The boom in solar-generated electricity may be great news for the effort to cut carbon emissions, but it points to another serious environmental concern that will gain prominence as solar arrays reach the end of their 20- to 30-year lifespans.
“The burgeoning number of solar panels being installed today will eventually end up in the waste stream: e-waste on a truly grand scale,” writes Renewable Energy Corporation President Ryan McNeill. And “simply landfilling spent solar panels is clearly not an option. In addition to taking valuable landfill space, many PV panels contain heavy metals, such as cadmium and lead. These substances can potentially be released into the environment through landfill leachate and/or open burning and contaminate soil, water, and/or air.”
Some solar equipment also contains rare elements like gallium and indium that could face permanent depletion if they aren’t recovered—so ultimately, McNeill says, the solution is to recycle used panels. PV Cycle, the European panel recycling association, reports that more than 95% of a panel’s materials can be reclaimed.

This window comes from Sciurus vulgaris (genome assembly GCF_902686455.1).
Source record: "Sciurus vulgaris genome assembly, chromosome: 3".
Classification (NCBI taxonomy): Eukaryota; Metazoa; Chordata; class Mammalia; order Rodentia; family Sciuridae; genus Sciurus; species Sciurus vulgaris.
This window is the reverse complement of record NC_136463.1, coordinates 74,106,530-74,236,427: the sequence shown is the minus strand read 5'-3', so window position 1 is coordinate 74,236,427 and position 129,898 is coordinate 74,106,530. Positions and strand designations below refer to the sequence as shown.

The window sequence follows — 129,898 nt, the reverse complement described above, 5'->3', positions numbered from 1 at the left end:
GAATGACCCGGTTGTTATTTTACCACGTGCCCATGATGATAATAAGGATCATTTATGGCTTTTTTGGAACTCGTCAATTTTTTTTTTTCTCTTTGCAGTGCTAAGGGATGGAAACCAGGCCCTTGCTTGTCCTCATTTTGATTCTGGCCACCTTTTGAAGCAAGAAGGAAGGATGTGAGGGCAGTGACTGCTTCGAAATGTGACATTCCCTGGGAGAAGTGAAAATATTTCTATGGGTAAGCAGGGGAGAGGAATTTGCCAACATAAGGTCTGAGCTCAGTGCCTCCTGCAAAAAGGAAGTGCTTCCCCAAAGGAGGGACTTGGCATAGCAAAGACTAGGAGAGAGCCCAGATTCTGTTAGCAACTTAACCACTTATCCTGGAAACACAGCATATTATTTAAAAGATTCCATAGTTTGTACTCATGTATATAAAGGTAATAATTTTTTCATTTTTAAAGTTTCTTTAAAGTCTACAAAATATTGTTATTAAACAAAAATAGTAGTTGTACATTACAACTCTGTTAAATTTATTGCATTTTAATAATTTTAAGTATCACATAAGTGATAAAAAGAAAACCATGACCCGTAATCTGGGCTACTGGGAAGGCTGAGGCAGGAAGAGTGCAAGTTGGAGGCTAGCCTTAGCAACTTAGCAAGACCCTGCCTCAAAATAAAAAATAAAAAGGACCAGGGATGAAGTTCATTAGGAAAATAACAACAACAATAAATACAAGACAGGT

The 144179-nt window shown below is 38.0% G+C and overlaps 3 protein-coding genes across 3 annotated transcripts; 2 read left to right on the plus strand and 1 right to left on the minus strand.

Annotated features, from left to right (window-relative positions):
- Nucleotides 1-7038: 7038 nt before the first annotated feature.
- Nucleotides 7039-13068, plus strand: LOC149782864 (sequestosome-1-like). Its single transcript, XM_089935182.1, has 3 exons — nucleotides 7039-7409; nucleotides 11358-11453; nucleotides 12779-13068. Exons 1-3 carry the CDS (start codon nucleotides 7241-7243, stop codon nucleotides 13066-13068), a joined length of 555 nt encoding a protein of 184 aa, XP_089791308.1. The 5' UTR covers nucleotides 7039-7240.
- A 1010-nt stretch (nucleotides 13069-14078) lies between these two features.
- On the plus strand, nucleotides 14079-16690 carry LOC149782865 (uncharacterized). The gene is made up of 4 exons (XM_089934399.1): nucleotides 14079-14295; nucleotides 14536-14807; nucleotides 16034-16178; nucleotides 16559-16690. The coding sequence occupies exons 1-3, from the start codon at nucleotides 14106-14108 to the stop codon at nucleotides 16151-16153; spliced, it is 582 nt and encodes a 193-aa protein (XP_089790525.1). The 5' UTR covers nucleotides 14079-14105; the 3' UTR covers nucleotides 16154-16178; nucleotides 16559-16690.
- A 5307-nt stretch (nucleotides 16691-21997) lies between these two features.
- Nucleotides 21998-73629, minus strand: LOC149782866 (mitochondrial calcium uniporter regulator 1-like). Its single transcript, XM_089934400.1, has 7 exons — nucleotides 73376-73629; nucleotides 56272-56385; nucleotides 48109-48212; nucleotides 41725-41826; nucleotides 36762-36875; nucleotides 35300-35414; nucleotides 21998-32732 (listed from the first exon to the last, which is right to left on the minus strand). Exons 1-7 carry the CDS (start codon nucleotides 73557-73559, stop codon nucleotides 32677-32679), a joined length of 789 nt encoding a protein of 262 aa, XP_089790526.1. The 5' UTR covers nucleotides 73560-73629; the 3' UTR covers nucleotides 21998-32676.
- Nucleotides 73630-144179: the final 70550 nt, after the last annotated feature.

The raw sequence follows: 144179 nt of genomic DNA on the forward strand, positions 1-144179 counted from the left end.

“The demand for solar panel recycling is still very small,” he writes. “Some manufacturers report that the vast majority of panels they process for recycling are ones that were damaged or defective. However, it is never too early to plan for the inevitable rise in the need for solar panel recycling as today’s installations reach the end of their useful lifespan.” The best solutions, he says, will likely involve co-operative efforts on the part of manufacturers, suppliers, consumers, and regulators.